For book-lovers, Haworth village is really special as it is where Emily Bronte brought to life Cathy and Heathcliff, the lovers from Wuthering Heights. There are many things to do in Haworth, and number one is to visit the Bronte Parsonage Museum, a look at the Bronte family’s lives in the early 1900s.
Haworth Railway Station is another great place to visit and was the location for the iconic 1970s film ‘The Railway Children‘. Watch the steam trains chugging past on their route through the Yorkshire countryside.
Walk through Bronte Country
For walkers, there are plenty of chances of enjoying the landscape. Top Withens Walk is a popular Yorkshire walk and takes you out of Haworth along signposted pathways to the moorland that inspired the Brontes to write their epic novels. The Railway Children was also filmed in Haworth and visitors can find a walking route map following locations from the film here.
There are plenty of charming places to stay in Haworth. A suggestion if you are looking for something cute and traditional is The Snug. A delightful, stone-built, terraced cottage with original ceiling beams, a feature fireplace and a wood-burning stove. The perfect bolthole for a weekend getaway in Yorkshire.
He’s more myself than I am. Whatever our souls are made of, his and mine are the sameEmily bronte – Wuthering Heights
Hebden Bridge #9
Written by Rebecca from Almost Ginger
Hebden Bridge is one of the liveliest artistic communities in Yorkshire, and for a town with only 4,500 living there year-round, there are plenty of things to do. It is a beautiful old Yorkshire market town, lovingly referred to as the UK’s “lesbian capital” due to being an LGBTQ+ friendly town since the 1970s. Hebden Bridge sits directly between Leeds and Manchester, making it the perfect place for a Northern day trip or weekend getaway.
Visitors to Hebden Bridge can enjoy a stroll in Calder Holmes Park, where on sunny days, they can find a cafe selling Northern Bloc ice cream (a Leeds favourite). And those looking for a gorgeous view over the town and more places to explore can walk up the hill to Heptonstall, a small charming village which seems like it has not changed in the last 200 years.
Hebden Bridge Arts Scene
Music fans should check out the Trades Club listings, a Hebden Bridge institution offering live music, drinks at reasonable prices (unheard of for a gigs venue), and friendly staff. Check out the Hebden Bridge Picture House. One of the few one-screen Art Deco cinemas left in the UK showing the latest arthouse and independent releases.
Hebden Bridge has an incredible cafe scene. Mooch Cafe-Bar, the Lovegrows Tearooms and The Art Cafe all offer great coffee with a relaxed, friendly vibe. Those wanting a cosy sit-down meal can head to Aya Sophia or the Old Gate Bar & Restaurant for more traditional pub fare.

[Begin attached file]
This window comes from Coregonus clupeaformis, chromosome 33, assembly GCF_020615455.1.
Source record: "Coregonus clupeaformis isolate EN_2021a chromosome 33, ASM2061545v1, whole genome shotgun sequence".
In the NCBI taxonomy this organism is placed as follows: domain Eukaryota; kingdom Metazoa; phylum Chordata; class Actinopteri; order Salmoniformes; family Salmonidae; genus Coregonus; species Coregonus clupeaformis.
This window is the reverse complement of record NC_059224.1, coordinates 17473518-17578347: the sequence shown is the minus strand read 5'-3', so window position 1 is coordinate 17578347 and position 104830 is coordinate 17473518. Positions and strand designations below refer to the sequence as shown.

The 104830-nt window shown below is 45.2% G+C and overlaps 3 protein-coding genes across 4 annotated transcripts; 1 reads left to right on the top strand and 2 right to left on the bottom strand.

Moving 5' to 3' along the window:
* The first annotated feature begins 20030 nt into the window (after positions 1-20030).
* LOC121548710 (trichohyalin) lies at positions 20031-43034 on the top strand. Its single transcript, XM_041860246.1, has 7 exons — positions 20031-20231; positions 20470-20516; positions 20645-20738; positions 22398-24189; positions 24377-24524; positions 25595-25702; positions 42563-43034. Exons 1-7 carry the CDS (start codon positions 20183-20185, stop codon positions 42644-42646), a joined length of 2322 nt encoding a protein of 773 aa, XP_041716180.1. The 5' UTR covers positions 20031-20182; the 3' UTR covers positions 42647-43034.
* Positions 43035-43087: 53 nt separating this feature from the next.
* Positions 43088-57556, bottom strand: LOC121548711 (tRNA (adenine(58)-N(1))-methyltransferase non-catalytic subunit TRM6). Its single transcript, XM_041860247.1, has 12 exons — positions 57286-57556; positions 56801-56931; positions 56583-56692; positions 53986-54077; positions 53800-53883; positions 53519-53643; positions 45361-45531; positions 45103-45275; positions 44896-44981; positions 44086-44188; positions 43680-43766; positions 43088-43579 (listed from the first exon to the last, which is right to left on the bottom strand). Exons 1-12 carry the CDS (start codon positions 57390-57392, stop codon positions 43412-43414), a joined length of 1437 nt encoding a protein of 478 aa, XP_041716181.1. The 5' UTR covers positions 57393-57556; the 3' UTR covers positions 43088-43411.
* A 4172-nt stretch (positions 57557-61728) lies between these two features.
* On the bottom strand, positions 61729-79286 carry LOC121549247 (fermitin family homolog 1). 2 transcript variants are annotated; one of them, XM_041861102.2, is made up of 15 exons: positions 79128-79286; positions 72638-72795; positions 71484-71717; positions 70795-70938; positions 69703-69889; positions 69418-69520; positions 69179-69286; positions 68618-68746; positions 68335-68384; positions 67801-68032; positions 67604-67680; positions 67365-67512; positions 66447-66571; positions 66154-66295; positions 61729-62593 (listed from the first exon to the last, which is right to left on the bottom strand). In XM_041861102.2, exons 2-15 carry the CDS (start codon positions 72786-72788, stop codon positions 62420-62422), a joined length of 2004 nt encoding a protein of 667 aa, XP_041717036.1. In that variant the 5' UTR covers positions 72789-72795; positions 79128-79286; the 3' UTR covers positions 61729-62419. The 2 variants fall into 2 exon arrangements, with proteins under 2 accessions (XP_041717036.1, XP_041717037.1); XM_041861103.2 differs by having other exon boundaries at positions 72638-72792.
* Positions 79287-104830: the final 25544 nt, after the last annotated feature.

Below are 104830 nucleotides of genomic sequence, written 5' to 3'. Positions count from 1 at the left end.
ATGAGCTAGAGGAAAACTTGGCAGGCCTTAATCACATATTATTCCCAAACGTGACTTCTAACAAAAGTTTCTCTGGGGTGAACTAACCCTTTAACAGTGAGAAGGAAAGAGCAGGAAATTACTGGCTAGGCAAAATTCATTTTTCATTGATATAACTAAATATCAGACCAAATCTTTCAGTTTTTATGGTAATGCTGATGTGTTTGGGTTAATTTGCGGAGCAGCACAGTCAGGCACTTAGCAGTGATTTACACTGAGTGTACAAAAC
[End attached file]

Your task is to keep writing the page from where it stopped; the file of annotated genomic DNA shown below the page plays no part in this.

The jewel in Hebden Bridge’s crown, however, is Vocation & Co. Brewery. Vocation’s beers are available nationwide, but it all started right here in Hebden Bridge. Vocation’s well-stocked bar will assure you of a good welcome, just like in the rest of the town.
Hebden Bridge has been voted as the “fourth funkiest town in the world”, the best small market town in the UK, and “the greatest town in Europe”.VisitCalderdale.com
Prettiest Towns in East Yorkshire
Robin Hood’s Bay #10
Written by Maja from Away With Maja
One of the most charming villages in Yorkshire is Robin Hood’s Bay on the Yorkshire coast, in the North York Moors National Park. If you are looking for a seaside getaway, this is the perfect place. With a fascinating history of smuggling—back in its heyday in the 18th century, virtually everyone in the town was involved in the smuggling industry.
With the cutest cottages and cobblestone roads, you can easily spend a day wandering in the narrow, winding streets. The town is divided into an upper part, where the main car park is, and a lower part, with the majority of the shops, pubs, and cute streets are located.
You can also visit the Robin Hood’s Bay Museum or the Old Coastguard Station (run by National Trust). Stretch your legs on the short walk (approximately 1 mile) to Boggle Hole. If you prefer a longer walk, Whitby to Robin Hood’s Bay along the Cleveland Way (approximately 6-7 miles) is one of the best hikes in Yorkshire. The views over the coast are stunning! It’s possible to walk one-way and then travel from Robin Hood’s Bay back to Whitby by bus.